/// Returns whether the worker thread has been asked to stop.
    /// This continues to return true even after the thread has stopped.
    /// </summary>
    public bool Stopping
    {
        get
        {
            lock (locker)
            {
                return stopping;
            }
        }
    }

    /// <summary>
    /// Returns whether the worker thread has stopped.
    /// </summary>
    public bool Stopped
    {
        get
        {
            lock (locker)
            {
                return stopped;
            }
        }
    }

    /// <summary>
    /// Tells the worker thread to stop, typically after completing its 
    /// current work item. (The thread is *not* guaranteed to have stopped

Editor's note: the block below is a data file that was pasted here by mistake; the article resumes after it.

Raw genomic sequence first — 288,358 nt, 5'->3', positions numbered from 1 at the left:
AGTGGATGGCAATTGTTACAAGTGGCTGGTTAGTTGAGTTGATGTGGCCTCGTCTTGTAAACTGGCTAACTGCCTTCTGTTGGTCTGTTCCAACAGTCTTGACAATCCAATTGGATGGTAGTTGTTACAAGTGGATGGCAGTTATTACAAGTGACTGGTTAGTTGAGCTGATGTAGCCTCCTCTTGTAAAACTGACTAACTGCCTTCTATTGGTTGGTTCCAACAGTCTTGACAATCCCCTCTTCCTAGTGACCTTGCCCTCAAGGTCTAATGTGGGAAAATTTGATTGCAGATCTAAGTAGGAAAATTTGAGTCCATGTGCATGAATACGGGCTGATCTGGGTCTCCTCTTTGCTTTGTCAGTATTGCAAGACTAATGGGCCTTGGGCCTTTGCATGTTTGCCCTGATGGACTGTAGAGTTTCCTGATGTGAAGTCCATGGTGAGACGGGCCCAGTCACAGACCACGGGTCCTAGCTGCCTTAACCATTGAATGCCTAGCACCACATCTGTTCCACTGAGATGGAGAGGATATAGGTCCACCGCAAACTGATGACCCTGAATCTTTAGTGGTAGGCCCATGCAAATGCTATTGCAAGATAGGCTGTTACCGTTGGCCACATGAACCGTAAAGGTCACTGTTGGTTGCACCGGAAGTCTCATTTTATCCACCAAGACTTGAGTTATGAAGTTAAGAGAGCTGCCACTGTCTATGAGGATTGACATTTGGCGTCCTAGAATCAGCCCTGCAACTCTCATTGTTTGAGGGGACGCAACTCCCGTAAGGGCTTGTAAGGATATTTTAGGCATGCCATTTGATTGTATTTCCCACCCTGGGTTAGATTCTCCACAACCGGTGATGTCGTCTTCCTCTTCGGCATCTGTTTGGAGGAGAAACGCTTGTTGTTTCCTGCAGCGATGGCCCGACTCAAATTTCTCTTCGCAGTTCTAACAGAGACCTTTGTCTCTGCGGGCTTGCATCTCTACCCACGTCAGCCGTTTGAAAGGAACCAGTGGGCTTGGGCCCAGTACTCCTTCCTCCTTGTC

/// by the time this method returns.)
    /// </summary>
    public void Stop()
    {
        lock (locker)
        {
            stopping = true;
        }
    }

    /// <summary>
    /// Called by the worker thread to indicate when it has stopped.
    /// </summary>
    void SetStopped()
    {
        lock (locker)
        {
            stopped = true;
        }
    }
}

...and the following form initiates the thread...

public partial class Test : Form
{
    public Test()
    {
        InitializeComponent();
    }

    private ThreadWorker myThreadWorker;
    private Thread t = null;

    private void Test_Load(object sender, EventArgs e)
    {
        myThreadWorker = new ThreadWorker();

        myThreadWorker.OnProgress += new EventHandler<ProgressEventArgs>(myThreadWorker_OnProgress);
    }

    private void miStart_Click(object sender, EventArgs e)
    {
        try
        {
            listResults.Items.Insert(0, "Set-up Thread.");
            t = new Thread(myThreadWorker.DoSomeBackgroundWork);
            t.Name = "My Thread";
            t.Priority = ThreadPriority.BelowNormal;